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THE NATION

Alabama Chief Justice Is Suspended

An ethics inquiry will review the judge's refusal to remove a Ten Commandments monument from the state Judicial Building.

August 23, 2003|Ken Ellingwood | Times Staff Writer

MONTGOMERY, Ala. — Alabama Supreme Court Chief Justice Roy Moore was suspended Friday pending an ethics inquiry into his refusal to remove a Ten Commandments monument from the state Judicial Building.

The state's Judicial Inquiry Commission -- a body akin to a grand jury in criminal proceedings -- issued a formal complaint against Moore following a closed-door session earlier in the day.

A separate body known as the Court of the Judiciary, a nine-member panel composed of judges, lawyers and citizen appointees, is to consider the alleged ethics breaches and dole out any discipline. A unanimous vote of the panel could permanently remove Moore from office.

Under Alabama law, Moore is automatically suspended with pay as a result of the formal complaint. He will remain on suspension until the Court of the Judiciary hears the case.

It was not immediately known when proceedings would occur, although Moore has 30 days to respond to the complaint. It falls to the Alabama attorney general's office to try the case against Moore.

"We think his suspension is entirely appropriate. He defied a federal court order and he clearly violated the Alabama canons of judicial ethics," said Rhonda Brownstein, legal director of the Southern Poverty Law Center. Moore "left the Judicial Inquiry Commission with no choice," she said.

The law center filed the initial complaint against Moore a week earlier on behalf of client Stephen R. Glassroth. The center also represented Glassroth in the lawsuit that resulted in the order to remove the monument, which Moore had installed in the court building two years ago.

The complaint issued by the judicial commission Friday found merit in Glassroth's allegations, laying out six charges that Moore had acted improperly by defying the federal order. Among the alleged violations were that Moore failed "to uphold the integrity and independence of the judiciary" and "to respect and comply with the law" by refusing to take the monument down.

Attempts to reach Moore through his spokesman, Tom Parker, were unsuccessful.

The suspension was a fresh setback for Moore's supporters, who have gathered by the hundreds in front of the court building for several days.

"We're disappointed. We want to stand and will continue to stand with Judge Moore forever. He's risked it all," said Bob Jewitt, a spokesman for the Christian Defense Coalition, based in Washington, D.C. "It's a sad day for Alabama."

He conceded that it appeared increasingly likely that the monument would be moved away soon. "I don't think there's any doubt that the monument will be removed," said Jewitt.

State Atty. Gen. Bill Pryor said Friday that it could be "a matter of days" before the monument is taken away because of the difficulties in handling it and the presence of the demonstrators, who have vowed to block its removal.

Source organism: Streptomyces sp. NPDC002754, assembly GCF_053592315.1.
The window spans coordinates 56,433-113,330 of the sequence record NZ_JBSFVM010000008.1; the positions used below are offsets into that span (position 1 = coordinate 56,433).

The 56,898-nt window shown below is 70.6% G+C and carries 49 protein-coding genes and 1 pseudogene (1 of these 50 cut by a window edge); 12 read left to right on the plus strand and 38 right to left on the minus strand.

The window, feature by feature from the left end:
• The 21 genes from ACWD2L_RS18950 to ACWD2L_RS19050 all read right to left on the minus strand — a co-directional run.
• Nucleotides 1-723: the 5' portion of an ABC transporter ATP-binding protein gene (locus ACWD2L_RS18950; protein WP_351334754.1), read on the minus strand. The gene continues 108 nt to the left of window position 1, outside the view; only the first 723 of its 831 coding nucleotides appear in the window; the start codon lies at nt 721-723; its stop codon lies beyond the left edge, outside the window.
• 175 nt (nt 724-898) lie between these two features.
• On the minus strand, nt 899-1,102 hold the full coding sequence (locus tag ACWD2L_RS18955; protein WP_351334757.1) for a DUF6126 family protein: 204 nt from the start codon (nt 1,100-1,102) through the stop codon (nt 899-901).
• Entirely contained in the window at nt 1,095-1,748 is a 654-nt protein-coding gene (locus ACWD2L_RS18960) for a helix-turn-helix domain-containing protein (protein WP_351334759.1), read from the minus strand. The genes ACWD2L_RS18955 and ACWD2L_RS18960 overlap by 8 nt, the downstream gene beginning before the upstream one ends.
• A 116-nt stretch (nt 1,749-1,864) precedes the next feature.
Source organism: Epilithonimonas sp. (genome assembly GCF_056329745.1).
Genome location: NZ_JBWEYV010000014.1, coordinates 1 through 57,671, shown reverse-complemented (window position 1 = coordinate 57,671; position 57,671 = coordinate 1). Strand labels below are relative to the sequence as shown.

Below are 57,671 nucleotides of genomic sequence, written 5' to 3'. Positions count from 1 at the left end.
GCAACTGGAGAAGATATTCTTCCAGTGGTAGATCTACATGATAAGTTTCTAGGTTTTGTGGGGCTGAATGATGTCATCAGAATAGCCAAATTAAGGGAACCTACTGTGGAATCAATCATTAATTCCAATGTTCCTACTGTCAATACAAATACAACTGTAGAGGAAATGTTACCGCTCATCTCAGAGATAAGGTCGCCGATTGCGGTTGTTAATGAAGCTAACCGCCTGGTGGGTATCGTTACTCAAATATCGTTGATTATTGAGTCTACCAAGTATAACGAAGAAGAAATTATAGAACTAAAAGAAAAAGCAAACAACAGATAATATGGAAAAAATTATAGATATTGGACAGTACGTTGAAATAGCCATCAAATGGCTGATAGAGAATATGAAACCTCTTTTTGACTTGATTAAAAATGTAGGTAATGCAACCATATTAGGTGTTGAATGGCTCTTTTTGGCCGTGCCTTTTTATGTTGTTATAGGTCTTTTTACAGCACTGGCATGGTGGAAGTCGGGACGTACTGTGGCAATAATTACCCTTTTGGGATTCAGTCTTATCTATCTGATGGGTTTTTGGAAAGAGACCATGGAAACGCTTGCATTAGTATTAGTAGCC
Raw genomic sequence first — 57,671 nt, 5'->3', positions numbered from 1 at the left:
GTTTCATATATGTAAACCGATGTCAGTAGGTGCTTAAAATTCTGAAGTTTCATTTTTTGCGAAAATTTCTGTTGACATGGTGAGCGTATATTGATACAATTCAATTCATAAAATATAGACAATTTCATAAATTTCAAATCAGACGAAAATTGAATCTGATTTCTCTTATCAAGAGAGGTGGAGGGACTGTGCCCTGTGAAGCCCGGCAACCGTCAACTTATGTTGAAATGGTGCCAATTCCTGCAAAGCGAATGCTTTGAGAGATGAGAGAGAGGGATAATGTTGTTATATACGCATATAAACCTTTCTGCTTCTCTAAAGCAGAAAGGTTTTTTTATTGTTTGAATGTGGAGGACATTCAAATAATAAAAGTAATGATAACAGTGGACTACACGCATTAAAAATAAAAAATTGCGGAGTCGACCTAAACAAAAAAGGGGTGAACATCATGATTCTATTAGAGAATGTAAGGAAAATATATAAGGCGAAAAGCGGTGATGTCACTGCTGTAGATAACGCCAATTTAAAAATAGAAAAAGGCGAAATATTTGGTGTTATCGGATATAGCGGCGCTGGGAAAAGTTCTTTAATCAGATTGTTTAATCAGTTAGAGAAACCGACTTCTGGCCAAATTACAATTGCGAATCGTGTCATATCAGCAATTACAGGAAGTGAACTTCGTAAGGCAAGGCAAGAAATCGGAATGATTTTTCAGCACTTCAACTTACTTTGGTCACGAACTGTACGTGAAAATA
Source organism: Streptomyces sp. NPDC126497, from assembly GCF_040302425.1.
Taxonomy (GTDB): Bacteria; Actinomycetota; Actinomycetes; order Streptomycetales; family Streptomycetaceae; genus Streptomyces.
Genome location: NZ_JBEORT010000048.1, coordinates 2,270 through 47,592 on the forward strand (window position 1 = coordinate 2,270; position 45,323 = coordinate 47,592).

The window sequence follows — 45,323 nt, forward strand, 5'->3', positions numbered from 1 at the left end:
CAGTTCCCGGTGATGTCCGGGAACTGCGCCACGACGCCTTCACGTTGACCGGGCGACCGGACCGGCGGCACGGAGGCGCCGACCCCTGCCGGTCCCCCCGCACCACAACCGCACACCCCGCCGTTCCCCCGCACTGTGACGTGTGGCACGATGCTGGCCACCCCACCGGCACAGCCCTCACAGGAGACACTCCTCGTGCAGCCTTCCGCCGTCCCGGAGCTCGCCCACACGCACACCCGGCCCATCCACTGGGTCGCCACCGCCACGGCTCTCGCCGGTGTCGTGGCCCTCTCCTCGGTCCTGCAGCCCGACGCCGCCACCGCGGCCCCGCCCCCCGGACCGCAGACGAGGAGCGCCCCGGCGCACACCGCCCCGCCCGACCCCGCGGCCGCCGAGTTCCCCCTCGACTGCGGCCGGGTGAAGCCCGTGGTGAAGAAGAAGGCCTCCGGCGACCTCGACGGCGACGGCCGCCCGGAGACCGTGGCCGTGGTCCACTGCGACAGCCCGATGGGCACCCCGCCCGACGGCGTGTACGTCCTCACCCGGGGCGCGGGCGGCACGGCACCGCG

Pryor said that a new site for the monument has been chosen, but he declined to say where.

The monument has been at the center of a standoff between Moore and a federal judge who ruled it an unconstitutional use of public facilities for religious purposes. Eight associate justices interceded Thursday by voting unanimously to overrule Moore, ordering the building manager to remove the granite monument "as soon as practicable."

Pryor, who is representing the justices, said that task was complicated by the size and heft of the monument, which under the federal judge's order could be relocated to a part of the building out of public view. But the 5,300-pound monument is heavy enough to collapse the floor in some spots, Pryor said.

He said the presence of demonstrators, who have kept a round-the-clock watch on the monument through the building's locked glass doors, was a factor in scheduling the removal. More than 20 demonstrators were arrested Wednesday on trespassing charges.

"We have a lot of demonstrators around the building," Pryor said in a telephone interview. "We want to make sure that when the injunction is complied with, it's done in a peaceful manner."

Lawyers who sued to remove the monument agreed to hold off on their bid to have Moore held in contempt of court so justices would have time to get the job done. In holding off, the plaintiffs also spared the state from being fined up to $5,000 a day by U.S. District Judge Myron H. Thompson, who had set a Wednesday deadline for the monument's removal.

Attorneys for parties on all sides conferred with Thompson by telephone and agreed to talk again next Friday.

"The sentiment in the call is that the monument would be moved by then," said Ayesha Khan, legal director of Americans United for Separation of Church and State, one of the groups involved in the court battle. Although the Christian activists vowed to do everything in their power to peacefully prevent the monument from being taken away, Moore was not expected to seek to block the move through legal action.

Moore has said, though, that he intends to carry on the broader court battle over the legality of public displays of the Ten Commandments, whose divine origins he argues are the underpinnings of secular law.

"We are taking this matter to the United States Supreme Court to clarify the 1st Amendment and our inalienable right to acknowledge God, and we will not be deterred," Moore said early Friday morning in an interview on CNN.

Later, about 100 of Moore's supporters gathered outside the federal court building, shouting prayers.

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